A dispatcher at DB Netze AG likewise described the unbearable working conditions. She said that when she started working for Deutsche Bahn more than 20 years ago, she felt comfortable. “Now we’re just being wrung out.” Six shifts per week are not uncommon. As a dispatcher, she suffers along with her colleagues from the constant shortage of staff and the underfunded “dilapidated” infrastructure. “We sit at work every day and try to pull the cart out of the mud,” she said. “But behind us, where we’re pulling the cart, there is just more mud.”
For years she and her colleagues have had to work extra hours. “We go home every day sweating wet because of the stress. I’m over 40 now and work shifts, even at night.” Her personal life suffers as a result, she said.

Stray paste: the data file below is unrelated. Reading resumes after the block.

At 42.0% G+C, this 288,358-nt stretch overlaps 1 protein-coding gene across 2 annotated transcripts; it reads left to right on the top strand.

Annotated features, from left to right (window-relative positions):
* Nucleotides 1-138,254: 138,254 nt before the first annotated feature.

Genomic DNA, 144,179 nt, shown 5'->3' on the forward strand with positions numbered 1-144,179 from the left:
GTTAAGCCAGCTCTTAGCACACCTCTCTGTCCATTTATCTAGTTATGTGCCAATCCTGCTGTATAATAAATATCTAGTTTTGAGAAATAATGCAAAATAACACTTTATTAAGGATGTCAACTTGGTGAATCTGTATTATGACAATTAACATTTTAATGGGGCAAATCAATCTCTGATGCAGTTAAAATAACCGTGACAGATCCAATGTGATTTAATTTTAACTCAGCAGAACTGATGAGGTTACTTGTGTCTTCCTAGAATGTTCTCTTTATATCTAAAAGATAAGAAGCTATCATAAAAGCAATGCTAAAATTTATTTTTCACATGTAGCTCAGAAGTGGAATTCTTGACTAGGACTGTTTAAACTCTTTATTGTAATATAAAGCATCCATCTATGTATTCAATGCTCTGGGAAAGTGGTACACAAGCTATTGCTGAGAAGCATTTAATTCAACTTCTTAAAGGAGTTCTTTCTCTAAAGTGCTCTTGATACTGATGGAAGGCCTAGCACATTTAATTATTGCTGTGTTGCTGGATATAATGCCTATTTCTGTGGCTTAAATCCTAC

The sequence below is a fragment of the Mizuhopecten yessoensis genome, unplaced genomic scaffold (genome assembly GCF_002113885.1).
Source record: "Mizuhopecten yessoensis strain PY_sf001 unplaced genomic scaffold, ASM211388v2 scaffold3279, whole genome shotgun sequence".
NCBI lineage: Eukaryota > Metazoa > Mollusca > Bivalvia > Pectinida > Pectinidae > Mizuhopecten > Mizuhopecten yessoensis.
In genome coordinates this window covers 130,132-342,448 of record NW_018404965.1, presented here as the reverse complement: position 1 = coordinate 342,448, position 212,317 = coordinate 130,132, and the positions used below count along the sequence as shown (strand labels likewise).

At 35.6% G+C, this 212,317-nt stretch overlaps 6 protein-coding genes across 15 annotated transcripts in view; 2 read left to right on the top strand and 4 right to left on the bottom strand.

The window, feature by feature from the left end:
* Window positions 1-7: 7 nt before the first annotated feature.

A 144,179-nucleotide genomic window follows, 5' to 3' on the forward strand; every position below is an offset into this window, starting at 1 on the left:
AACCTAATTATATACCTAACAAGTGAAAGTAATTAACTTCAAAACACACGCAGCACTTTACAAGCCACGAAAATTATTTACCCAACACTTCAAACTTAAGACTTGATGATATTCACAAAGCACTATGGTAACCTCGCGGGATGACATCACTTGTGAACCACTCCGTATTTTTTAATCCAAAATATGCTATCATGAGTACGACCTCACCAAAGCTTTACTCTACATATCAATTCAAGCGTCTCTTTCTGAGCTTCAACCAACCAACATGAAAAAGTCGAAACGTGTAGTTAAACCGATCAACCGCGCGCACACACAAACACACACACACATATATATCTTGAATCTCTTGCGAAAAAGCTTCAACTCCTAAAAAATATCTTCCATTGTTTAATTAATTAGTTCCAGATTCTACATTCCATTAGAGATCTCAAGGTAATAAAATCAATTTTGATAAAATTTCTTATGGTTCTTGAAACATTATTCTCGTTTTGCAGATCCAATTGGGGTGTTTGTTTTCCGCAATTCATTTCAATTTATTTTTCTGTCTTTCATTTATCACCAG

Yasar has been working as a dispatcher in the Production Department (PD) for eight years. He spoke of the low wages many in the group receive. “That’s insane for a state-owned company,” he said. He also pointed to the staff shortage. “I sometimes have 70 to 80 hours of overtime a month,” he reported. “The EVG works council waves that through.”
He has passed around the resolution of the Railworkers’ Rank-and-File Committee among his colleagues. “Almost everyone here voted ‘no’ in the ballot.” He pointed out that EVG sent out the access data for the strike ballot, which was conducted online, by mail. “while three German states are on summer vacation.”
Mustafa, who works at DB Cargo and is discussing the establishment of a rank-and-file committee with his colleagues, reported that “everyone is mad.” Because “They don’t just take the money out of your pocket, but also from your family. They manage to make me—with two children—work day shifts at the station for two weeks at a stretch.”
The fact that the EVG is now promoting this miserable agreement as the “best agreement of all time” annoyed him. The EVG is “a company that does nothing for the employees,” he said. “It’s time to put a stop to them.”